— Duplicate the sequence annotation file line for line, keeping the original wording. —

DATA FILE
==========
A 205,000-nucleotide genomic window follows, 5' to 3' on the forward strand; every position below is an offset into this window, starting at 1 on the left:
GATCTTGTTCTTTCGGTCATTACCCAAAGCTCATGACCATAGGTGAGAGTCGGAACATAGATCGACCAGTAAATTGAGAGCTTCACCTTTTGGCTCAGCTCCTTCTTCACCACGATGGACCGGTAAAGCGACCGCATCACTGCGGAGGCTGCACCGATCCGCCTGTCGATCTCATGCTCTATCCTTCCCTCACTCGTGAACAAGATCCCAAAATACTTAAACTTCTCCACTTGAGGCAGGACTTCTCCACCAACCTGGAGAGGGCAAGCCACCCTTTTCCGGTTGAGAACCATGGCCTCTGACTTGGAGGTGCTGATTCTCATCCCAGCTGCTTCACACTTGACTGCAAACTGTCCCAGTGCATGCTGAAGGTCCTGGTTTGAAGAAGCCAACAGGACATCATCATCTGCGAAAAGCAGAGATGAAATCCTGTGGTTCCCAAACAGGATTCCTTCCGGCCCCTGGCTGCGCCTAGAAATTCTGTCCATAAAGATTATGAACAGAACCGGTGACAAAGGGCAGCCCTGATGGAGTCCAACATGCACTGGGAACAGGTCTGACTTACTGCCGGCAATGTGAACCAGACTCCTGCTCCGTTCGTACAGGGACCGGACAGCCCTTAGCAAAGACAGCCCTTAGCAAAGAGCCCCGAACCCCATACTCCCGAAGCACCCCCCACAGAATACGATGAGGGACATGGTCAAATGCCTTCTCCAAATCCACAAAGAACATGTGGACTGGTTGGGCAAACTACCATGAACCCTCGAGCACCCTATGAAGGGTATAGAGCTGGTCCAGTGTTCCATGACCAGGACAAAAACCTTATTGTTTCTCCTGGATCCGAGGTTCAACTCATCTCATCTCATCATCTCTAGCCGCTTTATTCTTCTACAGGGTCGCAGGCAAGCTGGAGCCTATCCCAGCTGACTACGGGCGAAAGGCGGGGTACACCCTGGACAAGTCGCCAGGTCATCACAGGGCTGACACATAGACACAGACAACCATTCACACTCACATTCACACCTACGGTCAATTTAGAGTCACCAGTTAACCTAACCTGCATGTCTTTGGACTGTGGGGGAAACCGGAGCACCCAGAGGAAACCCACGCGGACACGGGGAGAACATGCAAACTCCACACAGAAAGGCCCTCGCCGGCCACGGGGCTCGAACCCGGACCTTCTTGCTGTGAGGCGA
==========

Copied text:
A 205,000-nucleotide genomic window follows, 5' to 3' on the forward strand; every position below is an offset into this window, starting at 1 on the left:
GATCTTGTTCTTTCGGTCATTACCCAAAGCTCATGACCATAGGTGAGAGTCGGAACATAGATCGACCAGTAAATTGAGAGCTTCACCTTTTGGCTCAGCTCCTTCTTCACCACGATGGACCGGTAAAGCGACCGCATCACTGCGGAGGCTGCACCGATCCGCCTGTCGATCTCATGCTCTATCCTTCCCTCACTCGTGAACAAGATCCCAAAATACTTAAACTTCTCCACTTGAGGCAGGACTTCTCCACCAACCTGGAGAGGGCAAGCCACCCTTTTCCGGTTGAGAACCATGGCCTCTGACTTGGAGGTGCTGATTCTCATCCCAGCTGCTTCACACTTGACTGCAAACTGTCCCAGTGCATGCTGAAGGTCCTGGTTTGAAGAAGCCAACAGGACATCATCATCTGCGAAAAGCAGAGATGAAATCCTGTGGTTCCCAAACAGGATTCCTTCCGGCCCCTGGCTGCGCCTAGAAATTCTGTCCATAAAGATTATGAACAGAACCGGTGACAAAGGGCAGCCCTGATGGAGTCCAACATGCACTGGGAACAGGTCTGACTTACTGCCGGCAATGTGAACCAGACTCCTGCTCCGTTCGTACAGGGACCGGACAGCCCTTAGCAAAGACAGCCCTTAGCAAAGAGCCCCGAACCCCATACTCCCGAAGCACCCCCCACAGAATACGATGAGGGACATGGTCAAATGCCTTCTCCAAATCCACAAAGAACATGTGGACTGGTTGGGCAAACTACCATGAACCCTCGAGCACCCTATGAAGGGTATAGAGCTGGTCCAGTGTTCCATGACCAGGACAAAAACCTTATTGTTTCTCCTGGATCCGAGGTTCAACTCATCTCATCTCATCATCTCTAGCCGCTTTATTCTTCTACAGGGTCGCAGGCAAGCTGGAGCCTATCCCAGCTGACTACGGGCGAAAGGCGGGGTACACCCTGGACAAGTCGCCAGGTCATCACAGGGCTGACACATAGACACAGACAACCATTCACACTCACATTCACACCTACGGTCAATTTAGAGTCACCAGTTAACCTAACCTGCATGTCTTTGGACTGTGGGGGAAACCGGAGCACCCAGAGGAAACCCACGCGGACACGGGGAGAACATGCAAACTCCACACAGAAAGGCCCTCGCCGGCCACGGGGCTCGAACCCGGACCTTCTTGCTGTGAGGCGA